My mother was a member of the League of Women Voters. As a young child, I remember going with her house to house during election season, knocking on doors, leaving information. I didn’t like going from door to door, but understood it as necessary for the democratic process. I remember attending League meetings with her where well-dressed women with pearls and hats sat and listened politely to politicians (all male) who we unquestioningly accepted as power brokers who had our best interests in mind.
But what I liked best was going to the voting booth on Election Day. Back in the 1950s and 1960s, voting booths in suburban Chicago were massive things of mechanical beauty. They had a curtain that was closed to insure the privacy of the vote. The curtain was shut by means of a lever that pulled from left to right with a resounding “clunk”. Once in the booth with the curtain closed, the voter was proffered an array of printed names behind slots, each with a small, metal lever next to the names. You could push and pull those levers as if you were playing the slot machines (not that I knew what that was back in those days). It wasn’t until you once again pulled that big lever for the curtain to open that your vote was finalized. I had the privilege of pulling that lever for my mother during the election of John F. Kennedy in 1960.
Another early memory I have is being hoisted on my father’s shoulder to see Dwight D. Eisenhower as he made his way through our town. This must have been in 1956. He was running against Adlai Stevenson, a beloved former Governor of Illinois, and future ambassador to the U.N. My family was true blue Republican back then. We would never have considered voting for a Democrat.
That changed when John F. Kennedy ran for office in 1960. My maternal grandfather was Catholic. Although he had voted Republican all his voting life, he switched parties in 1960 and voted for a fellow-Catholic. The shift came because my grandfather had experienced the not-so-subtle prejudice of being a Catholic during his lifetime. During the 1960 campaign, being Catholic was considered a frightening threat to good Christian values (i.e., Protestants). The campaign was filled with dire predictions that if JFK won, the Pope would take over our government. The campaign was also famous for the first televised debate between Nixon and Kennedy. Nixon’s menacing face and perspiration-laden brow, so vividly captured by the camera, is credited with his losing that election.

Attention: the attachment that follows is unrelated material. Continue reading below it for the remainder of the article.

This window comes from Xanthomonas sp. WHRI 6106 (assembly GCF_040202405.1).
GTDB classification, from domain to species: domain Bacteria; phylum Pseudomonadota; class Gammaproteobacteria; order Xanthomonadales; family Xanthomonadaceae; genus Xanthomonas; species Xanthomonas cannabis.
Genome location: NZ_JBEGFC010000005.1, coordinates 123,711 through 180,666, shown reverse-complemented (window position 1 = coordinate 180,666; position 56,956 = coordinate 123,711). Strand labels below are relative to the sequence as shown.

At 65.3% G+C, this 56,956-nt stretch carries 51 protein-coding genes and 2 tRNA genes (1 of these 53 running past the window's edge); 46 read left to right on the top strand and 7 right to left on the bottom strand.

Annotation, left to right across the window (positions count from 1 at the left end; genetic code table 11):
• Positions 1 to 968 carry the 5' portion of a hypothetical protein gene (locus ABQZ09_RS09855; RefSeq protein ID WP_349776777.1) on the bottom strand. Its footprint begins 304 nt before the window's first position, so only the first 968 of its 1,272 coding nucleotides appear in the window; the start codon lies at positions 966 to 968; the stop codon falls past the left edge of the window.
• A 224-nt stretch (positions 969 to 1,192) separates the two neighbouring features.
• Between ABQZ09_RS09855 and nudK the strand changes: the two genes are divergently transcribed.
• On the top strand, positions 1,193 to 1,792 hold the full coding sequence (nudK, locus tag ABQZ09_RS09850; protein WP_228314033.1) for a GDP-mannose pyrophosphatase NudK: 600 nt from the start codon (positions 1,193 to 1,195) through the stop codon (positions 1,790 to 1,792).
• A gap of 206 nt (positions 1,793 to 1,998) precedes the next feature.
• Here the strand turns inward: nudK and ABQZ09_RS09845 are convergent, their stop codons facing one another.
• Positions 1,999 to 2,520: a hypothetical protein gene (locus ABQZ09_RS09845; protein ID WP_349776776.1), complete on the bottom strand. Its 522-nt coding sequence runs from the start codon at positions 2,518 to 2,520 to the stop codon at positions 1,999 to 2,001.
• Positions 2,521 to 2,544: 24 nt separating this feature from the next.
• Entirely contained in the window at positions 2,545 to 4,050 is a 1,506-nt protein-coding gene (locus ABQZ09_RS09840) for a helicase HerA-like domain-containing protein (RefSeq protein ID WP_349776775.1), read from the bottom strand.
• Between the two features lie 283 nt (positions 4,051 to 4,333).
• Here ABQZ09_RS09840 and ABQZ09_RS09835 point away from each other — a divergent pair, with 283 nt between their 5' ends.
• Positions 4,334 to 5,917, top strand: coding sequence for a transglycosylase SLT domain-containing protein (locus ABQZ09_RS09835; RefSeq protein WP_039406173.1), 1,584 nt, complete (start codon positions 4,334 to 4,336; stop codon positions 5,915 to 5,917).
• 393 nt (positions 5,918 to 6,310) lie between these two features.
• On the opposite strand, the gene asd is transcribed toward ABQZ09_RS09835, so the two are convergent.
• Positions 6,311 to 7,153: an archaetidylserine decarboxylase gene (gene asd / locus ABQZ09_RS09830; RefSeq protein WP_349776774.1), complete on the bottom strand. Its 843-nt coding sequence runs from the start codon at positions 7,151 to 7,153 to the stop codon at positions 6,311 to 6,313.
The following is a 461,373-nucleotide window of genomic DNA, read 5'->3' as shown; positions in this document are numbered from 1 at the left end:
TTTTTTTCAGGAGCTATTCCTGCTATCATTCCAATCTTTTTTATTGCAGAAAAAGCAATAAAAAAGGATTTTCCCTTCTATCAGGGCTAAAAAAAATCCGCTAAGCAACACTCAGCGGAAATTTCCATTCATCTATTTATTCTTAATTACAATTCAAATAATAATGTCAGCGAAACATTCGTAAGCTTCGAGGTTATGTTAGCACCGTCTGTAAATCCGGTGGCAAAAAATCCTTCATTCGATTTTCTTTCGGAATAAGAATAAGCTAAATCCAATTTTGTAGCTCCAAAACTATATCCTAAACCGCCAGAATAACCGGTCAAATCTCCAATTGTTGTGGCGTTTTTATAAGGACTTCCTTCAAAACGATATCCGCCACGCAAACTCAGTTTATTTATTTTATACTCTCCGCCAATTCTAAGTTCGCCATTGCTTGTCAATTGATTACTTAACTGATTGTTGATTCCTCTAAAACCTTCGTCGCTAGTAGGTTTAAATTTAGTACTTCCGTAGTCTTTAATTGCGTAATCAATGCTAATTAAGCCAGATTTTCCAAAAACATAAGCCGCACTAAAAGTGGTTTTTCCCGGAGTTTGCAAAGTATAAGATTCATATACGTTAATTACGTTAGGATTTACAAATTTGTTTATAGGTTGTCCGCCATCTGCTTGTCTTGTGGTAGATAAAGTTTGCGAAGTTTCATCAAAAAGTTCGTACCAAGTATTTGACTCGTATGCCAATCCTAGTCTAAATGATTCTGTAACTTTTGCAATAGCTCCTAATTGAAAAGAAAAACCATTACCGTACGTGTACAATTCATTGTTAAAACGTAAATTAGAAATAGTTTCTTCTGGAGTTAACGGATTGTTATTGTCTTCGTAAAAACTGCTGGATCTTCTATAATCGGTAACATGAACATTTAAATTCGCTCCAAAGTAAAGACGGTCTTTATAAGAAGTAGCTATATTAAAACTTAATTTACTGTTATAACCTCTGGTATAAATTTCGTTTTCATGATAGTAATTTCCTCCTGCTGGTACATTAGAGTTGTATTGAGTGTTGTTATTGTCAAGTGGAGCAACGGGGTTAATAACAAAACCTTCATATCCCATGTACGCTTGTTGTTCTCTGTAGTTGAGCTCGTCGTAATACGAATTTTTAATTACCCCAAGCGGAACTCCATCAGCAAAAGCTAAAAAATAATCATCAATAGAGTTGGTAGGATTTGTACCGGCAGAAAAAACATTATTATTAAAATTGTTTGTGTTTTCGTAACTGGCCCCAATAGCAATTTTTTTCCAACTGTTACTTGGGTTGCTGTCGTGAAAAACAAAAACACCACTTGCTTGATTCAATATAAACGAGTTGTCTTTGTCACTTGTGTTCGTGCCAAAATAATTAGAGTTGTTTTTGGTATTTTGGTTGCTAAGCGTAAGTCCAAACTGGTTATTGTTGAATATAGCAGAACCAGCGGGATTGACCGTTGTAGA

From that election on, we were Democrats. Of course in Chicago, Democrats were famous for their “machine politics”. Richard J. Daly ran the city with an iron fist, and unions and precinct captains enforced the Democratic ticket in neighborhood politics. Complaints of corruption were a given, but for my entire childhood, Daly was at the helm. Right up until the 1968 Democratic convention.
All hell broke loose that year. The war in Vietnam was killing young men. The draft was a point of contention. JFK had been assassinated in 1963, Martin Luther King and Robert Kennedy in 1968. We truly believed the country was in a revolution. Chicago was hosting the Democratic convention. Mayor Daly, after being told that the Students for a Democratic Society (SDS) were planning to disrupt the gathering, responded by pounding his fist and promising that law and order would be maintained. He backed this up by asking the Governor for National Guard protection and putting Chicago cops on 12-hour shifts.